Friday, September 05, 2008

India and the NSG

What do the White House, the Taj Mahal and Kumbhkaran have in common?   They were the code names of the shafts in which were placed the devices for India's 1998 nuclear test series. Even though India first successfully tested a nuclear device at Pokhran in 1974, it did not become a nuclear weapons state - in the sense of having the ability to deliver nuclear weapons until it passed a full field drop test in May 1994 at Balasore, though most observers thought that this milestone had been passed years before. Because having a weapon without the means of delivering it does not make for a nuclear weapons state.

With the current ongoing wranglings at the NSG meeting in Vienna, it is time we took a look back at India's nuclear program and to evaluate it with the advantage of hindsight.

India's nuclear program started way back in March of 1944, even before independence when Dr. Homi Jehangir Bhabha submitted a proposal to found a nuclear research institute, over three years before independence and a year before the first ever nuclear weapon test. This led to the creation of the Tata Institute of Fundamental Research (TIFR) on 19 December 1945 with Bhabha as its first Director. The new government of India passed the Atomic Energy Act, on 15 April 1948, leading to the establishment of the Indian Atomic Energy Commission (IAEC) not quite one year after independence.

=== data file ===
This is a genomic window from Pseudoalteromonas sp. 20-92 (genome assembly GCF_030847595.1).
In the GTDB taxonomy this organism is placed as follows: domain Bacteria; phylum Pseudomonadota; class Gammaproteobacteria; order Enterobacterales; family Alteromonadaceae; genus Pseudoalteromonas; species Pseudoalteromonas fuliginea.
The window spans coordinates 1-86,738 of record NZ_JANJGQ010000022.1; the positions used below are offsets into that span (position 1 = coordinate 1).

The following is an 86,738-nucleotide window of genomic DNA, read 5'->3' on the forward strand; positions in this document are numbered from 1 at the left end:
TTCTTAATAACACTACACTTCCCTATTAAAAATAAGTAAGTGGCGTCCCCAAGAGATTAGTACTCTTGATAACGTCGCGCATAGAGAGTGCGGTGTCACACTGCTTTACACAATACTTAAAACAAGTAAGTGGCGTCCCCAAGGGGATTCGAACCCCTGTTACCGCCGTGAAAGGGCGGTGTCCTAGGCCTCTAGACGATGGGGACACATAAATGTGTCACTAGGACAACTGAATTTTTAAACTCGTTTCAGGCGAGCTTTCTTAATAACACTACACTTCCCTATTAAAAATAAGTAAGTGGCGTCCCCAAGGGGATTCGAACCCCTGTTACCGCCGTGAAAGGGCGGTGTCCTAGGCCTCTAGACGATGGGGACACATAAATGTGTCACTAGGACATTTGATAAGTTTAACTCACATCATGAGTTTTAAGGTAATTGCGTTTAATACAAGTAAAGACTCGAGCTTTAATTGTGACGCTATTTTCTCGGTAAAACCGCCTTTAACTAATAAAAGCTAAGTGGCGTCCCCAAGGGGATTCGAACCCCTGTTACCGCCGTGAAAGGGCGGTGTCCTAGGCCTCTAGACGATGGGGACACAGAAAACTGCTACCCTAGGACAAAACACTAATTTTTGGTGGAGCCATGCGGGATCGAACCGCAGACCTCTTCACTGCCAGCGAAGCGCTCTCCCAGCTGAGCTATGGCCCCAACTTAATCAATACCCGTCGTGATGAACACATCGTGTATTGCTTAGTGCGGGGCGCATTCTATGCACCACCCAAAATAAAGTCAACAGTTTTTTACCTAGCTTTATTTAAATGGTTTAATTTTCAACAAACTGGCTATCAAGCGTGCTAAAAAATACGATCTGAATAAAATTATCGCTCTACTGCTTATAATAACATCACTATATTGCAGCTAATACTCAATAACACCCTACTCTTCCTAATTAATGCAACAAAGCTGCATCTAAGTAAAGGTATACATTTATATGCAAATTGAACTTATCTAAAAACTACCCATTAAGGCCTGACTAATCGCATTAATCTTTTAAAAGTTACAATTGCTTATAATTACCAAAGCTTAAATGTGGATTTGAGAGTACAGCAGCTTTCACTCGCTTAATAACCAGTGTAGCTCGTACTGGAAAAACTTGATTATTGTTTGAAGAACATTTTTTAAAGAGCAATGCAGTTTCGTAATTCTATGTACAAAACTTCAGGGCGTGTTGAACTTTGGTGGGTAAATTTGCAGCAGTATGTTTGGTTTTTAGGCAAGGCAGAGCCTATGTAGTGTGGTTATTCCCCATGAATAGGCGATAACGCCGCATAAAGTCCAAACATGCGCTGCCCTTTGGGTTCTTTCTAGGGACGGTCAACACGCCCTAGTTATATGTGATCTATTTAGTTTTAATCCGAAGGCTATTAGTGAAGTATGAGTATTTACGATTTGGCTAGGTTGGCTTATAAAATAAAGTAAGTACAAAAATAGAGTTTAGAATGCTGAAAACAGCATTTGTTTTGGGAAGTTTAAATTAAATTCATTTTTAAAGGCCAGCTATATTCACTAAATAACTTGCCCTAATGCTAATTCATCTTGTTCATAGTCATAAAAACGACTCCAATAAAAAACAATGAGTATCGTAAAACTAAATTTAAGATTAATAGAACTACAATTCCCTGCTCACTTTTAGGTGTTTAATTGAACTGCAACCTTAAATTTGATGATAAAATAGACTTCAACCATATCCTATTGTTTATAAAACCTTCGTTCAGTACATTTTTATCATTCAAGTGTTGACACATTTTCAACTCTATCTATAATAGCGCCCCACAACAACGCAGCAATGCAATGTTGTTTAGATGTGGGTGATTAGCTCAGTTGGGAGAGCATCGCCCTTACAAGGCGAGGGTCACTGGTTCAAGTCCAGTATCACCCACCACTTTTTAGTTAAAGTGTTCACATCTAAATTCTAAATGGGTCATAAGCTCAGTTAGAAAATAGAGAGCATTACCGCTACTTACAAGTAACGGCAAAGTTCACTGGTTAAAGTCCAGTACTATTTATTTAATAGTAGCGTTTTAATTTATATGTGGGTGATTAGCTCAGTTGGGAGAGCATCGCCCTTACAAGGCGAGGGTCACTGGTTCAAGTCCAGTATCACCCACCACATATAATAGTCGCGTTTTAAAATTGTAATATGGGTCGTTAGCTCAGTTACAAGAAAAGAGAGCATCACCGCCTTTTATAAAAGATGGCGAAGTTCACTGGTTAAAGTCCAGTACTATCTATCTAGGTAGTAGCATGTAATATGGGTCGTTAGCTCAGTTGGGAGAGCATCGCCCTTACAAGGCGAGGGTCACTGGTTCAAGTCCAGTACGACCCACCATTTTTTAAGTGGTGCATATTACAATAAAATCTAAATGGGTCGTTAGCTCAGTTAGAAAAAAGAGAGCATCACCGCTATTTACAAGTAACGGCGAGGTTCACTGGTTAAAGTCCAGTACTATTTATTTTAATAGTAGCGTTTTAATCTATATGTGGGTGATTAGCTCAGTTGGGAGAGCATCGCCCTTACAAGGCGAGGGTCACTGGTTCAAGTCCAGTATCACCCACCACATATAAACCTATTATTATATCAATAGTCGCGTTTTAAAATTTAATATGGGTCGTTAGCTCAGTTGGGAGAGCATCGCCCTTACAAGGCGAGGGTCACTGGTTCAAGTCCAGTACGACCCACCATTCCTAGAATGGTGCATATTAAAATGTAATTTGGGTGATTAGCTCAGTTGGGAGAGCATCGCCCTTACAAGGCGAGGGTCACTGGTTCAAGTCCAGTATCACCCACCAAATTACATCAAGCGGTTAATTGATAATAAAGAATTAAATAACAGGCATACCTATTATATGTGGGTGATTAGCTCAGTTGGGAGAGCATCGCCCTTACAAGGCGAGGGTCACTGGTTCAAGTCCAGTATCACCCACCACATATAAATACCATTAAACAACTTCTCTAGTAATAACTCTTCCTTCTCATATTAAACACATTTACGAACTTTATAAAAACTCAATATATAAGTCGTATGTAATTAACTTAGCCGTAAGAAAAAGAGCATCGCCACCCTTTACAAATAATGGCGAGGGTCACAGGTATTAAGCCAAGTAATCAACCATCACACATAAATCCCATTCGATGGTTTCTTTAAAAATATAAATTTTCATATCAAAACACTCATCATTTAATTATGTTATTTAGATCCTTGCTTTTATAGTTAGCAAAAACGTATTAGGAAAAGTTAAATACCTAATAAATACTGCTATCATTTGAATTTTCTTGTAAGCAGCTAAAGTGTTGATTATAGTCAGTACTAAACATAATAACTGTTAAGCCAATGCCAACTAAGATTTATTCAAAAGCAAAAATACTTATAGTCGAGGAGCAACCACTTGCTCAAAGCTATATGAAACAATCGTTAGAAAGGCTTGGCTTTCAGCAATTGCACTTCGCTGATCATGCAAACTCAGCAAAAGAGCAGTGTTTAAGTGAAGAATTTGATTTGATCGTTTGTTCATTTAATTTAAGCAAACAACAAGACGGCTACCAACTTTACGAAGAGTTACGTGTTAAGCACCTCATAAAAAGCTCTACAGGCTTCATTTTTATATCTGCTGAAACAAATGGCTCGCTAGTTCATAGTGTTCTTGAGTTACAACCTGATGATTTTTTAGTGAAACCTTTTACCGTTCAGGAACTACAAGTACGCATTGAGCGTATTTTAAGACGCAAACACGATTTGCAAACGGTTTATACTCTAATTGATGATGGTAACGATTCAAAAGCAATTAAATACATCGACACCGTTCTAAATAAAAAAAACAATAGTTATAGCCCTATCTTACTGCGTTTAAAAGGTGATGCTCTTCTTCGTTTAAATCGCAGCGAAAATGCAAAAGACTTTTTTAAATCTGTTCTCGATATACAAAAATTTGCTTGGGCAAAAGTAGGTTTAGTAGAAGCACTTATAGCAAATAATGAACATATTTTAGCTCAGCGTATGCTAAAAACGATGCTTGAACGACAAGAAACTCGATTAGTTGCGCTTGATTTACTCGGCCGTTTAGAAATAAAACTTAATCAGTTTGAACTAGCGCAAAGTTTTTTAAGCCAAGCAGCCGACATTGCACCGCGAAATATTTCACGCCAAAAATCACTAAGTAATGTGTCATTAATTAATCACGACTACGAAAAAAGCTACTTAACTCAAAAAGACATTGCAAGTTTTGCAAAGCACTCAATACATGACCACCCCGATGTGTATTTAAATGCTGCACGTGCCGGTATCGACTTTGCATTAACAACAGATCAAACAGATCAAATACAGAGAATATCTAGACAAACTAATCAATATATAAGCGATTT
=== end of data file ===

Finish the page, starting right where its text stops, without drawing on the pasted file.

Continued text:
Sixty years later, I wonder how we arrived at this stage where small and inconsequential countries on the world-stage like Austria, New Zealand and Ireland are able to dictate terms and humiliate India? I remember a quote from former prime minister I. K. Gujral saying that the door to the Security Council was open only to Nuclear Weapon States or those with economic clout. I completely agree with him that on the world stage, might is right and in our case, our progress in the nuclear sphere has been curtailed by the political upheavals that a functioning democracy experiences. Pokhran II which could have taken place a decade earlier, had to wait for the correct political atmosphere to build up.

I have been following the frustrating NSG deliberations and will continue this in another post after the final verdict.

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